Professor Ulrich Sieberath, former head of ift Rosenheim/Germany: “I still clearly remember the first cases of damage on timber windows, around the turn of the millennium, which were clearly caused by moisture from inside the building. We looked into the problem immediately and systematically invested the cause of damage cases, which increased over subsequent years. Initial trials with just a circumferential overlap gasket on the room side resulted in improvements, but not the successful outcome we were after. By 2009, it was clear to us that a central gasket which is not capable of diffusion is one of the main causes of moisture build-up in a window. Simply notching the central gasket according to the principle of “more tightly sealed on the inside than the outside” brought technical drawbacks, however. We told the industry about this. Deventer has developed a promising solution. I’ve seen the examination reports and I think that the company has found a good solution here. A gasket that can do everything that a conventional gasket is capable of but without causing moisture to be trapped in the rebate. Window manufacturers often don’t know which building the windows they have just produced will later be installed in. We should therefore take the opportunity to prevent complaints by using a central gasket that is actually diffusion-capable. However, I would also like to emphasise that even a good window design and the diffusion-capable gasket are not enough to prevent condensation and structural damage due a lack of ventilation and poor planning with regard to structural physics.”
Sven Gallmann, internationally certified expert in accordance with DIN EN ISO / IEC 17024: “Moisture in the window rebate causes problems like mould and ice formation, ultimately leading to corrosion. Moisture used to come mostly from outside, but nowadays in modern, tightly sealed buildings, excess pressure causes damp air to be pushed right into the rebate when the windows are closed. If we can transport at least the majority of the moisture that enters the rebate in this way to the outside with a diffusion-capable central gasket, that already represents clear progress. However, I won’t stop telling homeowners about the causes of moisture ingress into the rebate and the condensation caused by this. In very tightly sealed new buildings, we need systems which continuously reduce the increasing pressure in the sealed building. According to the old rule of thumb, no moisture should be expected in the window rebate at an indoor room temperature of 22 °C and air humidity of 50%. However, in my experience, this only holds true down to an outside temperature of 0 °C. What’s more, vapour pressure in tightly sealed homes with an open staircase increases from one floor to the other. As a result, we find moisture in the window design, for example in attic rooms on cold winter days, even when hardly any air humidity is produced there.”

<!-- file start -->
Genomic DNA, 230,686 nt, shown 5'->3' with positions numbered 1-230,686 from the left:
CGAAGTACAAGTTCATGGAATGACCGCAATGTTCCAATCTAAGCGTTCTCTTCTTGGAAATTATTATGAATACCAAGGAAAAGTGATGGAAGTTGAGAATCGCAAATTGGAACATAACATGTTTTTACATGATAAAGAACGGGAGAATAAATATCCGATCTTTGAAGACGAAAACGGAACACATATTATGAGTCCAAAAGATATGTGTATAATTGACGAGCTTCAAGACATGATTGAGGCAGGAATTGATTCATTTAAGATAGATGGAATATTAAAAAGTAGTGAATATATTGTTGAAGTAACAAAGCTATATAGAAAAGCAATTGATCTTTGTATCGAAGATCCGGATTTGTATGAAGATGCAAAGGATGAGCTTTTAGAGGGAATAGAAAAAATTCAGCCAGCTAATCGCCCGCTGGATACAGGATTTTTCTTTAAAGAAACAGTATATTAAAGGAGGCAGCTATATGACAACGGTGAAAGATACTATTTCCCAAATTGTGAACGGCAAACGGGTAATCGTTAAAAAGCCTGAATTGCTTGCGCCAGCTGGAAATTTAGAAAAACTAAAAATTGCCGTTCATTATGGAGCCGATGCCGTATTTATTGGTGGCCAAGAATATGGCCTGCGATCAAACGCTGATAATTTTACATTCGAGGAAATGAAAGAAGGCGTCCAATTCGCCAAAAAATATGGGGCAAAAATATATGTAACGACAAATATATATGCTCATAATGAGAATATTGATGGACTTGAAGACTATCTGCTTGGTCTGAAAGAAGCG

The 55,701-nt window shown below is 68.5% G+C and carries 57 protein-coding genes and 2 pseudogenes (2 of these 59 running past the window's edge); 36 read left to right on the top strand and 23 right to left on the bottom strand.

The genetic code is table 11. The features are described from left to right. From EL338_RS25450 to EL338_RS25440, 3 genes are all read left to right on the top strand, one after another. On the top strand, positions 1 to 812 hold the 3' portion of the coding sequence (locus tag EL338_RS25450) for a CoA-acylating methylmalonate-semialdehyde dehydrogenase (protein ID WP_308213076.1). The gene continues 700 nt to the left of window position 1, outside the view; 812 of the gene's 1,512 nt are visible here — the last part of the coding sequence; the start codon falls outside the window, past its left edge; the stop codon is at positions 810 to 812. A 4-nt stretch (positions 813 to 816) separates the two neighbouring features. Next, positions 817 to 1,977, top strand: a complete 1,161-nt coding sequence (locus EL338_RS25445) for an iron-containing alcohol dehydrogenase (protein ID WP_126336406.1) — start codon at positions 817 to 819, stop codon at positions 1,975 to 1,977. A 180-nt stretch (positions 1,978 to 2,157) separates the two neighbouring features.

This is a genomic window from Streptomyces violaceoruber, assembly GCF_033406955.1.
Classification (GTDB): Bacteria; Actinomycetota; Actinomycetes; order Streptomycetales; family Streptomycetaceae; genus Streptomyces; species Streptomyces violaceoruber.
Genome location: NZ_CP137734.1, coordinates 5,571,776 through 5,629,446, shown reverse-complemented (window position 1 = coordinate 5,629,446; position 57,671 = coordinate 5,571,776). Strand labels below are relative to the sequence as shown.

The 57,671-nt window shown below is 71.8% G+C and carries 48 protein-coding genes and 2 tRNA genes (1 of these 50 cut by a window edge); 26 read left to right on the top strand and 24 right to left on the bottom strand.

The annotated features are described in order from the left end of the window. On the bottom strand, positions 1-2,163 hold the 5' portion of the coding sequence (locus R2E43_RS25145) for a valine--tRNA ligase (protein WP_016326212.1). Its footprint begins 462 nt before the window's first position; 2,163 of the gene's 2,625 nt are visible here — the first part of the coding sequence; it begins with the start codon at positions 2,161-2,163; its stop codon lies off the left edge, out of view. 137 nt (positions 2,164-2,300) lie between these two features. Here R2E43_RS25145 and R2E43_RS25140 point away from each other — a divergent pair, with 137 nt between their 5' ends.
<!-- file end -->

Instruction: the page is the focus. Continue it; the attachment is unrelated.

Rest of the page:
Master glazier Jürgen Sieber: “The energy-efficient houses that we build today are a little bit like a pressure cooker: a lot of moisture and high vapour pressure on the inside; low pressure and sometimes more, sometimes less moisture on the outside. In a low-energy house, if you don’t have an automatic ventilation system installed or turn it down in winter, the warm, damp room air is practically forced to find a way out. Insulated masonry, in other words an external wall that is 30, 40 or 50 cm thick, is not suitable for this. By contrast, the joint between the frame and window sash is a possible “way out” despite the gasket. This mostly becomes a problem when the air humidity can no longer “move on” because the central gasket acts as a barrier and the moisture turns into condensation in the rebate. Window rebate vents can exacerbate the problem because they significantly reduce the temperature in the rebate even more on cold winter days. This leads to the familiar issues of mould growth or, even worse, rotting of timber windows and corrosion on the hardware. This is especially the case when their surfaces do not meet the requirements of corrosion class 5. I hope that as many system suppliers as possible will choose to use a diffusion-capable central gasket. That would save us a lot of hassle and do away with the need to write so many reports.”